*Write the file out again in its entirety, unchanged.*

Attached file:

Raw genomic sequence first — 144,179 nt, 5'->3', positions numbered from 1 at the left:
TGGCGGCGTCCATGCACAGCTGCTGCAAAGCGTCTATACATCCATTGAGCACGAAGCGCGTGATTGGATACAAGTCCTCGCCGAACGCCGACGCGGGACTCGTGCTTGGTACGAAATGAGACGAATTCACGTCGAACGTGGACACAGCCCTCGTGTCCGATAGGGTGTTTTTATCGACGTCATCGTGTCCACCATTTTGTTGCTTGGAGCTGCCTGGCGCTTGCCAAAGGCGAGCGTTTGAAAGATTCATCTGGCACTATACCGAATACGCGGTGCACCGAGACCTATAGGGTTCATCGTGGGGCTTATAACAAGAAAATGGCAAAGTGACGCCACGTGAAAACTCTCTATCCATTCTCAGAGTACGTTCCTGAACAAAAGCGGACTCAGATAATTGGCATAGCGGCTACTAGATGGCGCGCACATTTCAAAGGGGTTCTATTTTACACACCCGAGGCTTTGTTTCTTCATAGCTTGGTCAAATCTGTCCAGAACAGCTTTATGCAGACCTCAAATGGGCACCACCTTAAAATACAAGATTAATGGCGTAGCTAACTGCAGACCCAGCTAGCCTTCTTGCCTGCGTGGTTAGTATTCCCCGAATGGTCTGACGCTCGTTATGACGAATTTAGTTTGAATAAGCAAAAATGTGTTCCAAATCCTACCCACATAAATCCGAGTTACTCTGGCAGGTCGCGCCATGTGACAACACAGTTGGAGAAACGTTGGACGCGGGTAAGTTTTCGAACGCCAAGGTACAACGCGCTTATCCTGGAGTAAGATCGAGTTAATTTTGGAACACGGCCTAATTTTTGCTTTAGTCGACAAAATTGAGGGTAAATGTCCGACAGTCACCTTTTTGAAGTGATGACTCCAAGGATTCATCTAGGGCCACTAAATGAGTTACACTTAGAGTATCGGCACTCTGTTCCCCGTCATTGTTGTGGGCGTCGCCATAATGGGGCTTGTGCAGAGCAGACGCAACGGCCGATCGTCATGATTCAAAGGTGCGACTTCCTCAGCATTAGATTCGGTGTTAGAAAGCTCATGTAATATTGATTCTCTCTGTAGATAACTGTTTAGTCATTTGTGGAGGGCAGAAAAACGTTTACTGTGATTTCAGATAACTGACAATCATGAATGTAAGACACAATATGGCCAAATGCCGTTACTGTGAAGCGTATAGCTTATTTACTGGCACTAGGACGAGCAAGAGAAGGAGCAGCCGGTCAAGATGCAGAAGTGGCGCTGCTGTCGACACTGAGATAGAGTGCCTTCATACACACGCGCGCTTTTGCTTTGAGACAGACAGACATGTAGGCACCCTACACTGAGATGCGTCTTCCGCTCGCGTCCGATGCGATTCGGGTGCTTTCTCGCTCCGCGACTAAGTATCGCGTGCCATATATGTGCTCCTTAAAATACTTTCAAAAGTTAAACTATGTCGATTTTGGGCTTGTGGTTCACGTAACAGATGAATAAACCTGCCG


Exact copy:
Raw genomic sequence first — 144,179 nt, 5'->3', positions numbered from 1 at the left:
TGGCGGCGTCCATGCACAGCTGCTGCAAAGCGTCTATACATCCATTGAGCACGAAGCGCGTGATTGGATACAAGTCCTCGCCGAACGCCGACGCGGGACTCGTGCTTGGTACGAAATGAGACGAATTCACGTCGAACGTGGACACAGCCCTCGTGTCCGATAGGGTGTTTTTATCGACGTCATCGTGTCCACCATTTTGTTGCTTGGAGCTGCCTGGCGCTTGCCAAAGGCGAGCGTTTGAAAGATTCATCTGGCACTATACCGAATACGCGGTGCACCGAGACCTATAGGGTTCATCGTGGGGCTTATAACAAGAAAATGGCAAAGTGACGCCACGTGAAAACTCTCTATCCATTCTCAGAGTACGTTCCTGAACAAAAGCGGACTCAGATAATTGGCATAGCGGCTACTAGATGGCGCGCACATTTCAAAGGGGTTCTATTTTACACACCCGAGGCTTTGTTTCTTCATAGCTTGGTCAAATCTGTCCAGAACAGCTTTATGCAGACCTCAAATGGGCACCACCTTAAAATACAAGATTAATGGCGTAGCTAACTGCAGACCCAGCTAGCCTTCTTGCCTGCGTGGTTAGTATTCCCCGAATGGTCTGACGCTCGTTATGACGAATTTAGTTTGAATAAGCAAAAATGTGTTCCAAATCCTACCCACATAAATCCGAGTTACTCTGGCAGGTCGCGCCATGTGACAACACAGTTGGAGAAACGTTGGACGCGGGTAAGTTTTCGAACGCCAAGGTACAACGCGCTTATCCTGGAGTAAGATCGAGTTAATTTTGGAACACGGCCTAATTTTTGCTTTAGTCGACAAAATTGAGGGTAAATGTCCGACAGTCACCTTTTTGAAGTGATGACTCCAAGGATTCATCTAGGGCCACTAAATGAGTTACACTTAGAGTATCGGCACTCTGTTCCCCGTCATTGTTGTGGGCGTCGCCATAATGGGGCTTGTGCAGAGCAGACGCAACGGCCGATCGTCATGATTCAAAGGTGCGACTTCCTCAGCATTAGATTCGGTGTTAGAAAGCTCATGTAATATTGATTCTCTCTGTAGATAACTGTTTAGTCATTTGTGGAGGGCAGAAAAACGTTTACTGTGATTTCAGATAACTGACAATCATGAATGTAAGACACAATATGGCCAAATGCCGTTACTGTGAAGCGTATAGCTTATTTACTGGCACTAGGACGAGCAAGAGAAGGAGCAGCCGGTCAAGATGCAGAAGTGGCGCTGCTGTCGACACTGAGATAGAGTGCCTTCATACACACGCGCGCTTTTGCTTTGAGACAGACAGACATGTAGGCACCCTACACTGAGATGCGTCTTCCGCTCGCGTCCGATGCGATTCGGGTGCTTTCTCGCTCCGCGACTAAGTATCGCGTGCCATATATGTGCTCCTTAAAATACTTTCAAAAGTTAAACTATGTCGATTTTGGGCTTGTGGTTCACGTAACAGATGAATAAACCTGCCG